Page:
Thursday, December 01, 2005


So I won this tournament, which frankly surprised the hell out of me. It all started out when I signed up for a freeroll based out of the TalkingPoker forum.  What was funny is that prior to the freeroll, I was playing a $100NL table and on two different occasions, I got pestered for the password to the tourney.  The prize pool was for $100 and top prize was $30.  I didn’t give out the password as I was instructed not to, but it was funny to hear the excuses people gave as to why they came to me to get the password rather than the official channel.  Peeps be desperate.

All was going well in the freeroll.  I doubled up and was second in chips at my table by just a bit.  Disaster came in the form of AA when I re-raised an EP raiser who simply flat called.  The flop was 8-high and the EP raiser pushed.  I called and he flipped up KK.  Rather than getting my money in as a 4:1 favorite, it was now 9:1.  No matter, a K came on the turn and I was gone.  Damn tournaments.  The previous night, I got eliminated with KK vs AK, so I was none too happy about how volatile tourney play could get.

At about 10:00pm G-Rob convinced me to play in a $20 180 person MTT on Stars.  Since Tilt was down again, I said WTF and signed up.

These lower buy-in tournaments certainly play like freerolls early on.  There are your maniacs and push-monkeys who will either quadruple up by the first level or get eliminated.  It makes it tough to try to accumulate chips by actually playing poker in the early levels.

As was common, I found myself below average with 2/3rds of the field gone.  With an average stack of around 5000, I was at 2100.  One maniac at my table was a luck box that only CJ could aspire to.  He called every bet and hit for the first two hours.  However, in the span of 3 hands, I doubled up against him with QQ and did it again with AA.  From short-stacked to 8th, I now had a chance to play poker.

When the tourney was nearing the money, I made a few laydowns of trouble hands that turned out to be key.  I folded AJo in the SB to an UTG raiser.  He showed KK.  I’d have gone broke there on a J-high flop, which was equally as likely as doubling up on an A-high flop.  Still, I was out of position and way behind to most raising hands from his position.  On another occasion, I layed down KQ from the button to a raise and a call.  The hand was never shown and even though the board was a favorable TJQx, I could have easily been way behind to AQ or AK.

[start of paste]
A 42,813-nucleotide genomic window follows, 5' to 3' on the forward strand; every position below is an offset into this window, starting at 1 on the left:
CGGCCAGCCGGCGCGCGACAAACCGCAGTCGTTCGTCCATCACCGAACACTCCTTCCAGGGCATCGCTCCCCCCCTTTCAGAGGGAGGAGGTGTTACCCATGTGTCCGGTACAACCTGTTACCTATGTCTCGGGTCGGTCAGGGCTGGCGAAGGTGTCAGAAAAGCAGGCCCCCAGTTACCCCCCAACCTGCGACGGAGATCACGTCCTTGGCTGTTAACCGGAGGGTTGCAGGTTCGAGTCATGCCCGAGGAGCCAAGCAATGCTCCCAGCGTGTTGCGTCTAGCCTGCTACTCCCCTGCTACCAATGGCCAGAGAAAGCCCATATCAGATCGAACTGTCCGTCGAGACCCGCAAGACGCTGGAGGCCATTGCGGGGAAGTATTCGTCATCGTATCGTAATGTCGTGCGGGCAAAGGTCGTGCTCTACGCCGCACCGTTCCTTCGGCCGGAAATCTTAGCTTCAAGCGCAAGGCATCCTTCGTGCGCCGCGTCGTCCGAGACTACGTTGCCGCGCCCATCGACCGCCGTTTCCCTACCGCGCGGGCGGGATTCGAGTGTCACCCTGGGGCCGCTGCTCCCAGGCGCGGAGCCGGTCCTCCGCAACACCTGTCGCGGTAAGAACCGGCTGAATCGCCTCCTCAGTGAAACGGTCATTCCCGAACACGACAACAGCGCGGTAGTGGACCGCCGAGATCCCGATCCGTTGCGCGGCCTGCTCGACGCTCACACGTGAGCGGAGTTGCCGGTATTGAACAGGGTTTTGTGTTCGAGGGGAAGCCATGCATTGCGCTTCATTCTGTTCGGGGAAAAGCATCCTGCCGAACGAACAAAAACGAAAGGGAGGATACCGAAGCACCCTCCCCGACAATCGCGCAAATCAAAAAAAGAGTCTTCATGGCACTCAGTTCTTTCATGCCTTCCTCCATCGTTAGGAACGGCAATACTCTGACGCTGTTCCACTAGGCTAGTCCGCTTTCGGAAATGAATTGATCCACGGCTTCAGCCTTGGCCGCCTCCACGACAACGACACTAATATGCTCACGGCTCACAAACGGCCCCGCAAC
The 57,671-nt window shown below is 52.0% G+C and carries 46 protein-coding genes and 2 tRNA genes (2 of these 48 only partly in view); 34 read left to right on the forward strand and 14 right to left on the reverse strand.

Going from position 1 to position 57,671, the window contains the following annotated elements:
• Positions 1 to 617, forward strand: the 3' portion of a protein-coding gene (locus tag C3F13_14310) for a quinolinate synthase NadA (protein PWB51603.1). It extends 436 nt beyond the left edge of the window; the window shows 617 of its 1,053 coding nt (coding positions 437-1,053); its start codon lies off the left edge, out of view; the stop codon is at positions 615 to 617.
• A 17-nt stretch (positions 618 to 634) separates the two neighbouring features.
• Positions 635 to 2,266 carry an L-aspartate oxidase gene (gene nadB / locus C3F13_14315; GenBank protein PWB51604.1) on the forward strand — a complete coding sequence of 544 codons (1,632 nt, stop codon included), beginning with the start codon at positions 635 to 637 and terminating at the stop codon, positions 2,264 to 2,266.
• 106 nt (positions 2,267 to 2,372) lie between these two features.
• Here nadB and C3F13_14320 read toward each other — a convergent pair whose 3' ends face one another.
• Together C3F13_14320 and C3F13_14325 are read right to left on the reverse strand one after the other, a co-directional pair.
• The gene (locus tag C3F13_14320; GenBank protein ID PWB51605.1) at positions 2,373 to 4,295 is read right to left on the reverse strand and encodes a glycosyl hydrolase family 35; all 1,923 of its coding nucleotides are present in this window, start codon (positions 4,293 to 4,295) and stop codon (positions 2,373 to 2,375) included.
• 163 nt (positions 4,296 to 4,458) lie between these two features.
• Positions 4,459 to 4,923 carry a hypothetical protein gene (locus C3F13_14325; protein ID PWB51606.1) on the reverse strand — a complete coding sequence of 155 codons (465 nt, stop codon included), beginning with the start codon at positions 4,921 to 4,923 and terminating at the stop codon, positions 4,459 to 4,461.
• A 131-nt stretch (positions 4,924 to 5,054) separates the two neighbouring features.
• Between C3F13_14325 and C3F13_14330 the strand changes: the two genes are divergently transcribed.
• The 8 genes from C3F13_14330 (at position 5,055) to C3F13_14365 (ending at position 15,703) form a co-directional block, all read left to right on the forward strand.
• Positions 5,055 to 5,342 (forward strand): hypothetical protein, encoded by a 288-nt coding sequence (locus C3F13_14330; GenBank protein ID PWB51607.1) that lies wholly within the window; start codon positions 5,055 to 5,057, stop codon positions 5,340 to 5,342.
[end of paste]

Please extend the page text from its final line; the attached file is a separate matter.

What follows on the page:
Throughout the later stages, I remained pretty tight.  In fact, with 8 players left, my stats still read at only 10% flops seen from outside the blinds.  I picked up a few pots here and there and won a few races.

Part of the reason for my success was the following favorable results.  I was in 3-races and won all of them.  I did not suckout on anybody, nor did anyone suck out on me.  Two of the three races, I had my opponent out chipped so my tournament life was not at stake.  In the other race, I pushed with an OESFD against pocket K’s and with two chances to hit my 15-outs connected on the turn.

With four players left, it seemed it would only be a battle for second.  One player had about 150k and the 3 others had about 40k.  I asked for a 4 way chop, but was turned down.  What a mistake on the chipleader’s part….

My move of the night came with 4 players left.  I was on SB with 99 and the chipleader on the button made a nice raise.  As we all know, that raise could have meant anything.  More than likely it was a steal.  It was at that time that I decided this time investment was either paying 1st or 4th.  So I pushed.  He paused, hit the time bank, and then folded.  I vaulted to 2nd in chips.

One of the other players seemed very content to finish 4th.  In fact, he did.  He was all-in or fold, but didn’t take any chances on the button ever.  After he was gone and there were three players left, the stack sizes were all very near the 90k mark.

I thought about propsing a chop.  Then I said to myself, forget about it.  I was there to win, and with G-Rob and Otis sweating me, I had a little bit to prove given their online tourney successes.

I became chip leader by a very slight margin and found pocket 9’s on the button.  I raised a standard amount and the former chip leader called from the BB.  The flop was Q73.  The BB pushed.

At this point, I felt he was bluffing.  Why?  I’m not 100% sure.  I think our brains are wired to notice differences in our surroundings rather than the details of our surroundings.  Ever been driving down a long highway for what seems like ages, almost hypnotized by the unchanging scenery?  It only takes a small change, perhaps in our peripheral vision, to shake us out of the trance.  All during the final table, the chip leader never put so many of his chips at risk.  Something was up and my subconscious caught it.

I called and he flipped over ATo.  Like I mentioned before, I didn’t get sucked out on and all of a sudden I have a 2:1 chip lead for the headsup battle.

My opponent lost several pots early to me and then basically folded his way into an un-winnable situation.  It was 2:15 am and I was wired, psyched, and ecstatic at my win.

This was my biggest tourney win to date, surpassing my $800 cash in February.  I’m still not super excited about my tournament game, but this was certainly a positive indicator.  I may try to play some more of these in the time before Vegas, but I’ll have to start them sooner in the evening.  This morning at work was hellish.

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